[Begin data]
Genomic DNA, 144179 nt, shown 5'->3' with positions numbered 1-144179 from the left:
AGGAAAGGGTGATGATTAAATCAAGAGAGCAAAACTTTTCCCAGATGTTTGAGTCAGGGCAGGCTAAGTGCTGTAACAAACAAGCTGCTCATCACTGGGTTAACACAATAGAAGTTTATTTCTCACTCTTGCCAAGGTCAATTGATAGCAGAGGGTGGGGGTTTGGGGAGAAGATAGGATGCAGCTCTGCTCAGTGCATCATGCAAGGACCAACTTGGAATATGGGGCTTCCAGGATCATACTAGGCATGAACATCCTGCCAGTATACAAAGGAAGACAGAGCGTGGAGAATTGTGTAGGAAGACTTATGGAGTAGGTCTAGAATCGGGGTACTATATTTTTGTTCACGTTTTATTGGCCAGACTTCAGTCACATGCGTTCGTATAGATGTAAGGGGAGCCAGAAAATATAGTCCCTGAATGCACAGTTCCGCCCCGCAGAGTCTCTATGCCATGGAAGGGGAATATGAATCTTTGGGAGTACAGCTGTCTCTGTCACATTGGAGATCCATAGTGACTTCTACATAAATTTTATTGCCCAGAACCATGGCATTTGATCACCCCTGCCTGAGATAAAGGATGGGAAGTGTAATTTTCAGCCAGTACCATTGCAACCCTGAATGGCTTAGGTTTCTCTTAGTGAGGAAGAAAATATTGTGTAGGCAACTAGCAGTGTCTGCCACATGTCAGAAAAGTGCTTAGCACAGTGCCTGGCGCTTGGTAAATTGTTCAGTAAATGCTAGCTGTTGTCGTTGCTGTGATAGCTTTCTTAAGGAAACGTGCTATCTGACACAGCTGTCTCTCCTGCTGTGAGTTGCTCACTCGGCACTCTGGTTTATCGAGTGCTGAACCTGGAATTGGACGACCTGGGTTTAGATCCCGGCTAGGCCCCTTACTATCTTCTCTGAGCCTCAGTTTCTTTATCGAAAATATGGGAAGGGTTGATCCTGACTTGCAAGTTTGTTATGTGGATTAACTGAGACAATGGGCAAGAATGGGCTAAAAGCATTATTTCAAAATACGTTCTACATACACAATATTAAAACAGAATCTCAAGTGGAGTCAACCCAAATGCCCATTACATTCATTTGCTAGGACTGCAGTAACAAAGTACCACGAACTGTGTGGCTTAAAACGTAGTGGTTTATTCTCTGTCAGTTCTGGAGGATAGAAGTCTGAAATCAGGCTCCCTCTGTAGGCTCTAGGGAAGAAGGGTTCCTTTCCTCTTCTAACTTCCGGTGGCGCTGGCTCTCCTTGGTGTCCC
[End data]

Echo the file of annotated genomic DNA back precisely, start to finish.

Genomic DNA, 144179 nt, shown 5'->3' with positions numbered 1-144179 from the left:
AGGAAAGGGTGATGATTAAATCAAGAGAGCAAAACTTTTCCCAGATGTTTGAGTCAGGGCAGGCTAAGTGCTGTAACAAACAAGCTGCTCATCACTGGGTTAACACAATAGAAGTTTATTTCTCACTCTTGCCAAGGTCAATTGATAGCAGAGGGTGGGGGTTTGGGGAGAAGATAGGATGCAGCTCTGCTCAGTGCATCATGCAAGGACCAACTTGGAATATGGGGCTTCCAGGATCATACTAGGCATGAACATCCTGCCAGTATACAAAGGAAGACAGAGCGTGGAGAATTGTGTAGGAAGACTTATGGAGTAGGTCTAGAATCGGGGTACTATATTTTTGTTCACGTTTTATTGGCCAGACTTCAGTCACATGCGTTCGTATAGATGTAAGGGGAGCCAGAAAATATAGTCCCTGAATGCACAGTTCCGCCCCGCAGAGTCTCTATGCCATGGAAGGGGAATATGAATCTTTGGGAGTACAGCTGTCTCTGTCACATTGGAGATCCATAGTGACTTCTACATAAATTTTATTGCCCAGAACCATGGCATTTGATCACCCCTGCCTGAGATAAAGGATGGGAAGTGTAATTTTCAGCCAGTACCATTGCAACCCTGAATGGCTTAGGTTTCTCTTAGTGAGGAAGAAAATATTGTGTAGGCAACTAGCAGTGTCTGCCACATGTCAGAAAAGTGCTTAGCACAGTGCCTGGCGCTTGGTAAATTGTTCAGTAAATGCTAGCTGTTGTCGTTGCTGTGATAGCTTTCTTAAGGAAACGTGCTATCTGACACAGCTGTCTCTCCTGCTGTGAGTTGCTCACTCGGCACTCTGGTTTATCGAGTGCTGAACCTGGAATTGGACGACCTGGGTTTAGATCCCGGCTAGGCCCCTTACTATCTTCTCTGAGCCTCAGTTTCTTTATCGAAAATATGGGAAGGGTTGATCCTGACTTGCAAGTTTGTTATGTGGATTAACTGAGACAATGGGCAAGAATGGGCTAAAAGCATTATTTCAAAATACGTTCTACATACACAATATTAAAACAGAATCTCAAGTGGAGTCAACCCAAATGCCCATTACATTCATTTGCTAGGACTGCAGTAACAAAGTACCACGAACTGTGTGGCTTAAAACGTAGTGGTTTATTCTCTGTCAGTTCTGGAGGATAGAAGTCTGAAATCAGGCTCCCTCTGTAGGCTCTAGGGAAGAAGGGTTCCTTTCCTCTTCTAACTTCCGGTGGCGCTGGCTCTCCTTGGTGTCCC